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Question: Critically evaluate the relevant areas of the Balance Score Card (BSC) and how these could support Tesla with their competitive strategy and emerging markets

17 Mar 2024,9:47 AM


Assessment Task 1 Details


You are required to research Tesla, to understand their current position in the market and their current stance on quality within the business as a whole. Here are two articles to get you started:


Tesla is diving deeper into automated quality control to fix ongoing build problems

Rob Stumpf (23rd January 2023)

Link: Tesla Article 1


Tesla hasn't exactly had a glowing reputation regarding quality control. Whether missing suspension bolts, panel gaps, glass roofs flying off, or crucial components cobbled together with fake wood, there seems to be a stigma that the company can't quite shake. It seems like these items should be something that an automaker has addressed after nearly 15 years of building cars, right?


Well, better late than never, apparently. Tesla is working to implement new automated quality control measures to address its ongoing quality issues.



via Tesla


Tesla has previously listed an open position on its employment site for a "Quality Inspection Engineer." The job description states that the candidate would be part of Tesla's Vision Automation team. Specifically, the position will "contribute to Tesla’s in-house efforts to purpose-build automated inspection systems."


The job description hints that Tesla already has some of these automated inspection systems in its arsenal, though the effectiveness of these systems may have room for improvement—something the candidate is responsible for finding and contributing to.

In addition to the job posting, Teslarati recently uncovered a permit application filed by Tesla to install an “Automatic Inspection System" at its facility in Fremont, California. The permit states that it is for the “[i]nstallation of power and structural anchorage to support two new robots required to automate fascia inspection.”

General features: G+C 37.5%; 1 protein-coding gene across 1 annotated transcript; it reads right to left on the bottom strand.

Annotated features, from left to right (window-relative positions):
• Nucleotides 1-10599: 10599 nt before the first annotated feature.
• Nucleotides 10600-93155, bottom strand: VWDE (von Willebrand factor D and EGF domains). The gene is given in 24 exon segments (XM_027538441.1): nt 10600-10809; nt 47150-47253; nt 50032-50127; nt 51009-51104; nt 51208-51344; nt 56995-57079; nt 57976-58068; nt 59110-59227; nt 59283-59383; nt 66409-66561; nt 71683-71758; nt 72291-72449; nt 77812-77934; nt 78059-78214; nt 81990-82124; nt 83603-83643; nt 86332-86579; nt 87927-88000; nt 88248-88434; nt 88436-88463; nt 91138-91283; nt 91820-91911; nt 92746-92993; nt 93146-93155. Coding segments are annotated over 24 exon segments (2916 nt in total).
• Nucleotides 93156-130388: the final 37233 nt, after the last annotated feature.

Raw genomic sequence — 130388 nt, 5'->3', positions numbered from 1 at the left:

This isn't the first time that Tesla has dabbled in automation. After all, the company has set out to solve its flavor of full self-driving. This extends to the factory floor, where Tesla has previously heavily relied on robots to build its cars. CEO Elon Musk said in 2018 that this reliance on robots and automation was "excessive" and a "mistake," even going as far as to call humans "underrated" in the automobile building process.


Whether robots will fix Tesla's ongoing quality control problems may take some time. For now, several pre-delivery checklists exist for customers who plan to assess whether their would-be vehicle has been properly QC-checked at the factory. Ideally, the problems outlined in these checklists would be resolved before the vehicle made its way to the consumer. That may one day happen using Tesla's improved automated quality control assessment tech.


Elon Musk admits Tesla has quality problems - CNN

Chris Isidore (3rd February 2021)

Link: Tesla Article 2


Critics have slammed Tesla for Model 3 quality issues for years. And now CEO Elon Musk is admitting even his harshest critic was right. In early 2018 engineering consultant Sandy Munro, who tears apart and reverse-engineers’ cars to assess quality, issued a brutal appraisal of the Model 3 citing "flaws that we would see on a Kia in the '90s." He noted inconsistencies such as uneven gaps between exterior panels and paint job issues, telling Autoline, "I can't imagine how they released this."